Men had a significantly lower FatMax than women at a significantly lower exercise intensity.

Average FatMax men: 0.44 grams of fat per kg fat free mass per hour, occuring at 45% of VO2max. This equals 4.0 kcal/FFM/h. Their average VO2max was 50.7 ml/kg/min.

Average FatMax women: 0.50 grams of fat per kg fat free mass per hour, occuring at 52% of VO2max. This equals 4.5 kcal/FFM/h. Their average VO2max was 41.4 ml/kg/min.

You can find your fat free mass (FFM) in the INSCYD report.

In a scientific research with more well-trained athletes (N=18, average VO2max=58.4 ml/kg/min), the average FatMax equaled 36 grams of fat per hour (324 kcal/h). The FatMax intensity was 64% of VO2max, again with a wide range: 42 – 84% of VO2max.

Use this normative FatMax data to compare with your own FatMax and to understand what to work on to get the ideal metabolic profile, depending on your goal.


Enough about the theory. It’s time to increase FatMax by training! Here are the three most important rules to follow for increasing fat oxidation rates. The whitepaper discusses both the training aspect as the nutrition aspect. No pseudoscience – just clear physiological facts…steeped in science.

If you coach or lab and you are not sure how to apply FatMax to your training or lab setup? Schedule a free 1:1 consultation with our INSCYD team, available in your own language! We’ll help you get the most out of FatMax for optimal endurance performance. Book your consultation now!

For coaches and labs

Watch Inscyd in action

With INSCYD, you can tailor training programs with unparalleled precision, ensuring your athletes achieve their peak performance faster and more efficiently.

Don’t let your athletes settle for anything less than their absolute best. Book a Free Demo with INSCYD today and experience firsthand how you can elevate your coaching game.



Athletes why train with generic plans when you can have a program tailored to your unique physiology? INSCYD is the key to unlocking your full potential. Find your dedicated INSCYD coach or lab here. 

Already have a coach? Experience INSCYD in action with your coach and redefine your training approach.

Related Posts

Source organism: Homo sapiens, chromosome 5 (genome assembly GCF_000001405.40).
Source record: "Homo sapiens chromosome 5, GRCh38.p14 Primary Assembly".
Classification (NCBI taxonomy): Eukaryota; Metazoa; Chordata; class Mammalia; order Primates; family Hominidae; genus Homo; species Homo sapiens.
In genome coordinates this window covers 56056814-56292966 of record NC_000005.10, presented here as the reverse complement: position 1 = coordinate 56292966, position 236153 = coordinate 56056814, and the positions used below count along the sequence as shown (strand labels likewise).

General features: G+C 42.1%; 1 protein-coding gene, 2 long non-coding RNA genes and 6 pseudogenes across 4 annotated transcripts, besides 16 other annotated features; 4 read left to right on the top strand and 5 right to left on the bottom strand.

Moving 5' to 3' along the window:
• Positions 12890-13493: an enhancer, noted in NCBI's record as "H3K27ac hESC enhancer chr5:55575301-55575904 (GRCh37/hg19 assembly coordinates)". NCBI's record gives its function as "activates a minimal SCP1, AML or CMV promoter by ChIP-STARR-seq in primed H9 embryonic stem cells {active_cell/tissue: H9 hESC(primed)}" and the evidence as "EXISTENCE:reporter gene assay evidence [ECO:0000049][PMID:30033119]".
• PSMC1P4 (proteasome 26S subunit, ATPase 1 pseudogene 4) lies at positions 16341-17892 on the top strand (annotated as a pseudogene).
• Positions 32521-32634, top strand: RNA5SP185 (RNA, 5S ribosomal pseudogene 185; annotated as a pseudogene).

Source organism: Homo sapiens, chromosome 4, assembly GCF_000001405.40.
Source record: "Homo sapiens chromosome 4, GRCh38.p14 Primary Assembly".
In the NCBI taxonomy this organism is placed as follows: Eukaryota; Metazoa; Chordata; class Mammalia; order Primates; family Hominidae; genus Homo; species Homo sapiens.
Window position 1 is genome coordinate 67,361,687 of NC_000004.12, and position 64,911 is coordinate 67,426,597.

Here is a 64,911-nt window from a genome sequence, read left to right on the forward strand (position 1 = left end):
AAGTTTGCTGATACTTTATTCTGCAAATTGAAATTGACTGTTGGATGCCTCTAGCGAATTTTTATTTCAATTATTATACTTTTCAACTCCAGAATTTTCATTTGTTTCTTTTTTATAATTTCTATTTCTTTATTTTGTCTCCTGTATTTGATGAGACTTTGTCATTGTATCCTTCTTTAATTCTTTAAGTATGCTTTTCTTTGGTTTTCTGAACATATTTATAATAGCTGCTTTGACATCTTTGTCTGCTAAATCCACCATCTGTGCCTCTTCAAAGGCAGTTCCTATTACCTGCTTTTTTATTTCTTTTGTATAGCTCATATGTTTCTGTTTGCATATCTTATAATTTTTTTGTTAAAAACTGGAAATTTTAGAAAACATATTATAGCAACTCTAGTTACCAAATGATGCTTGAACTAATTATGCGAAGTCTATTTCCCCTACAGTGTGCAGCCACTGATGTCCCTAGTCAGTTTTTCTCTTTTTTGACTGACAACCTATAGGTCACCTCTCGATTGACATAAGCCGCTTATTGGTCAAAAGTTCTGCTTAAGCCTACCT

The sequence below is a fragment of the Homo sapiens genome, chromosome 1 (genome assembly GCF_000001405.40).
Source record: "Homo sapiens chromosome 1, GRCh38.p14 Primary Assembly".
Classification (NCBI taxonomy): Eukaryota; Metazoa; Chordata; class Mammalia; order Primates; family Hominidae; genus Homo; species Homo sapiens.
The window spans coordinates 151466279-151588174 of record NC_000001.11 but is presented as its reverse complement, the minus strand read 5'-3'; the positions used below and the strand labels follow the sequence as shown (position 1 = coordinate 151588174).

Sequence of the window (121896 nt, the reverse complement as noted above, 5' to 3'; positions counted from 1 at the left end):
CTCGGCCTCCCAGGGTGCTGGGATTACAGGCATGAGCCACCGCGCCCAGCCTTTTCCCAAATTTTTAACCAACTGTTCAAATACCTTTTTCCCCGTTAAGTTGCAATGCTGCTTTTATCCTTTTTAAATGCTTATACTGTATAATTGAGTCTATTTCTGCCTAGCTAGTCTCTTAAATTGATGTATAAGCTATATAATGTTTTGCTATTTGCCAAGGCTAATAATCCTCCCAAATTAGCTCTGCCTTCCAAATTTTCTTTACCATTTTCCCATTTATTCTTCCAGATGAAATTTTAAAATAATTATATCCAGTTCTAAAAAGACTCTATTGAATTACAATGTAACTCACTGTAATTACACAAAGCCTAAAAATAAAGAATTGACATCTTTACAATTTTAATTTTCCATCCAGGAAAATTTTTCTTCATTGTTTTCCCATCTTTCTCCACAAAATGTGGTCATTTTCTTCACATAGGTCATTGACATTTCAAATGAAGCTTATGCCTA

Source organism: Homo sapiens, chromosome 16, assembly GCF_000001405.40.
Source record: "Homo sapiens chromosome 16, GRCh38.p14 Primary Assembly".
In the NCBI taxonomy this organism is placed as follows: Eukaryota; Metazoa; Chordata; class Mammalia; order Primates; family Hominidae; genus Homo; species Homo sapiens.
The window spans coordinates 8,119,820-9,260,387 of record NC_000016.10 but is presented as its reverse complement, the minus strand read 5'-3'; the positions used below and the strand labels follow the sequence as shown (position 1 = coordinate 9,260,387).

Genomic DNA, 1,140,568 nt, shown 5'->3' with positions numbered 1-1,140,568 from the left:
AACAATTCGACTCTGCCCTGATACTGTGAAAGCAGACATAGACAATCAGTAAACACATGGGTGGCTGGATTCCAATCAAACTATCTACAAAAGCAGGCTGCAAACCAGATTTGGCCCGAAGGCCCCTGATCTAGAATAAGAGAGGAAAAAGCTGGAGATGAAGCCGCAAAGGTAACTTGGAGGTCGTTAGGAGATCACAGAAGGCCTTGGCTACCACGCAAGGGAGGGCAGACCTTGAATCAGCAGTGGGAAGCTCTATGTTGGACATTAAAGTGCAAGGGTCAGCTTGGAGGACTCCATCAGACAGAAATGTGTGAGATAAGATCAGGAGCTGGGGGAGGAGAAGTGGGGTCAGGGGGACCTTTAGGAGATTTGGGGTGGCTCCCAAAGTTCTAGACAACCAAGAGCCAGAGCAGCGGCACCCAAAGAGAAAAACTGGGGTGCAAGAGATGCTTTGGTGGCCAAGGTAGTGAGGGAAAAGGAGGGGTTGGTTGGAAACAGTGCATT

FatMax: definition, training (zone) and exercise test

FatMax: definition, training (zone) and exercise test Whether you like cycling, running or any other endurance exercise: knowing your FatMax zone will enable you to train your fat oxidation and boost your endurance performance. This blog contains everything you need to know about FatMax. From theory to practical application. Let’s dive right into it! WHAT…

Read more
Mark Turnbull INSCYD coach

Use case: rehabilitation program using INSCYD

James (39) is self-employed, working long hours and having to fit training in around his demanding physical job. His results had plateaued and he was finding it difficult to structure his training and balance his work/life commitments. As a result, he was struggling to improve his performance enough to warrant the time and energy necessary…

Read more

Anaerobic threshold (FTP): why you might be overthinking it

How many times have you looked at your power meter or heart rate monitor and wondered if you were going too far above your threshold? Although it is reasonable not to kill yourself ‘just because’ when you’re out training and racing, you might be surprised by how little you actually know about one of the…

Read more
Running power with Stryd and INSCYD

Running power: how to add physiological meaning to it

With the arrival of affordable running power meters like Stryd, power has become an important metric in running over the past years. Now it’s time to unlock the power of your running power meter. Previously, power was only a number expressing your output. Today INSCYD links this running power to your individual physiology. The result:…

Read more
INSCYD 2.0 Training Zone Builder

INSCYD launches a revolutionary Training Zone Builder

Are you still using training zones based on a percentage of FTP, Anaerobic threshold or fixed lactate concentrations? Do you get the feeling that two athletes training in the same zone don’t show the same adaptation to the same training? If this sounds familiar then it is time for a change! https://youtu.be/hZELSARsJtA With INSCYD’s new…

Read more